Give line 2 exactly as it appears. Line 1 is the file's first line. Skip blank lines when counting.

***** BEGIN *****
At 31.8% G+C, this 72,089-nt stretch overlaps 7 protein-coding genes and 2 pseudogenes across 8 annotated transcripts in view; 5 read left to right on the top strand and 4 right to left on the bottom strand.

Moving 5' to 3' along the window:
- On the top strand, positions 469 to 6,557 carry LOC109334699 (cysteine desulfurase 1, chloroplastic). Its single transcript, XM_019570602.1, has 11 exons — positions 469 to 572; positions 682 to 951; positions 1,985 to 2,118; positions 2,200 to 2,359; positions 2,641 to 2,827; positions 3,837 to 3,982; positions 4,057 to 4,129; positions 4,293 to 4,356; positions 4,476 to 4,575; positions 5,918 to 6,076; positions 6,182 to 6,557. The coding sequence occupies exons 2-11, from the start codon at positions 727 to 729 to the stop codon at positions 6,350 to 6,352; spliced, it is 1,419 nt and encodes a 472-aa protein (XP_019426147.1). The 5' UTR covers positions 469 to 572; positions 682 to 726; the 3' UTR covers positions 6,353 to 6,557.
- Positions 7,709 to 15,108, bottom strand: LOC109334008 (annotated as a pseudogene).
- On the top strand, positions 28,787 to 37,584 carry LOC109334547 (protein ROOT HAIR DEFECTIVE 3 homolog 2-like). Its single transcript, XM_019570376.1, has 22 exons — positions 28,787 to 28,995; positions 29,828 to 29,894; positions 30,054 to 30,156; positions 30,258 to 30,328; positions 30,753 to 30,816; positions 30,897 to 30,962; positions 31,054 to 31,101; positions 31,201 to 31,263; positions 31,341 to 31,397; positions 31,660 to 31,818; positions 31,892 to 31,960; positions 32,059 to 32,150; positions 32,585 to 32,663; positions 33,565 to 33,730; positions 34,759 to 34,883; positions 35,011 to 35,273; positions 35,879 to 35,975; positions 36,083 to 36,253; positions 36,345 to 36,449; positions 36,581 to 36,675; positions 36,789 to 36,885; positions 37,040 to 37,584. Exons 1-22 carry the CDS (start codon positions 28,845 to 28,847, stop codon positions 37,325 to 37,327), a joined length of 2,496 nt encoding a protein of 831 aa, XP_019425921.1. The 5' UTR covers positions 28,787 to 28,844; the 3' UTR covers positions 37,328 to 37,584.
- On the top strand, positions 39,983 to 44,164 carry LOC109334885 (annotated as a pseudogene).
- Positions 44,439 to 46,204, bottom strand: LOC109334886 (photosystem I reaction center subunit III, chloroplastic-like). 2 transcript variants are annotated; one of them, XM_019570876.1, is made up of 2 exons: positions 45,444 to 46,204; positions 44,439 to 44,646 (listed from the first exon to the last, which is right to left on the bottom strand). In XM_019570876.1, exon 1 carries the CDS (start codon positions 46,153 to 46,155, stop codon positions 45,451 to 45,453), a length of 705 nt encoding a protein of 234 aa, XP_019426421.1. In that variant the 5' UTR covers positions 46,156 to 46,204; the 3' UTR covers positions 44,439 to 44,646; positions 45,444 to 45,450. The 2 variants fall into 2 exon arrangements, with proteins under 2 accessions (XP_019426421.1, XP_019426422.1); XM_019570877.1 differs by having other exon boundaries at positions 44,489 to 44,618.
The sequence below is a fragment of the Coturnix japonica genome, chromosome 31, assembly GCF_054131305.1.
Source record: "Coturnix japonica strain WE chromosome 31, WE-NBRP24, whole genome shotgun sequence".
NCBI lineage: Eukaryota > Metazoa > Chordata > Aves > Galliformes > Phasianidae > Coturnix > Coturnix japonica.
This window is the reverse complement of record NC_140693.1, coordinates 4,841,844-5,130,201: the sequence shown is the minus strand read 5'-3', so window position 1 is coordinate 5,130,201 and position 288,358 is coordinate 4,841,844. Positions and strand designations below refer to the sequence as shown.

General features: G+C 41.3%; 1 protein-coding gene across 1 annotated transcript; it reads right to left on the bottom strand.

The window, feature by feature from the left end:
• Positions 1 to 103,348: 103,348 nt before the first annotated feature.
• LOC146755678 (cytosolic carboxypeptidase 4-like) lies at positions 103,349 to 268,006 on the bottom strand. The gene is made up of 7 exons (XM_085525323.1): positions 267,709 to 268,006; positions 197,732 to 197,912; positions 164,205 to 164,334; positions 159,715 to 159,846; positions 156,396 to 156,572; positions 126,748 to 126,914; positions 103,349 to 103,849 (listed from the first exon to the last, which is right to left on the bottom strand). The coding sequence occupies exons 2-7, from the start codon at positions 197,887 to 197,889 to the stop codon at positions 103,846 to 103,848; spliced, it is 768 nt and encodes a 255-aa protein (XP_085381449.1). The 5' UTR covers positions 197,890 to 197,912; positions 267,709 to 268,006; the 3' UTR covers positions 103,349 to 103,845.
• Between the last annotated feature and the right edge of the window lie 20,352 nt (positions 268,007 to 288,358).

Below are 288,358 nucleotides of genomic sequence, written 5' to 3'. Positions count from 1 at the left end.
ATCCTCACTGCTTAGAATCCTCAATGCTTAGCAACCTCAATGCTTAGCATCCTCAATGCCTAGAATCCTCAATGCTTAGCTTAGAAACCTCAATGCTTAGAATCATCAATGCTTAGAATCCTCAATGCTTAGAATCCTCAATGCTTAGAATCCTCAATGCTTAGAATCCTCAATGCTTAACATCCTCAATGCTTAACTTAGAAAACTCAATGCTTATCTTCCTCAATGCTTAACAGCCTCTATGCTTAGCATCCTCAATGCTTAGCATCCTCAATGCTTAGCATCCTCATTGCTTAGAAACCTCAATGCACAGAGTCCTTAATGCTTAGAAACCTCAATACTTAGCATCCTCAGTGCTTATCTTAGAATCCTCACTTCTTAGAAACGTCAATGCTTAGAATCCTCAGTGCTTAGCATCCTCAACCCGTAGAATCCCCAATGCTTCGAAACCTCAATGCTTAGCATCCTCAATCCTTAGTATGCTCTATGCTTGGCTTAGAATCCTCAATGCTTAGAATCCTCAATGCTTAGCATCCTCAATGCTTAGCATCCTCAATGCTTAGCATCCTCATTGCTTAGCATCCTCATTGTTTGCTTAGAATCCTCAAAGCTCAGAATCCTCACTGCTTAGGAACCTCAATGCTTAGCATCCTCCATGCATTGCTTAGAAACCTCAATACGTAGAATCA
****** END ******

Moving 5' to 3' along the window: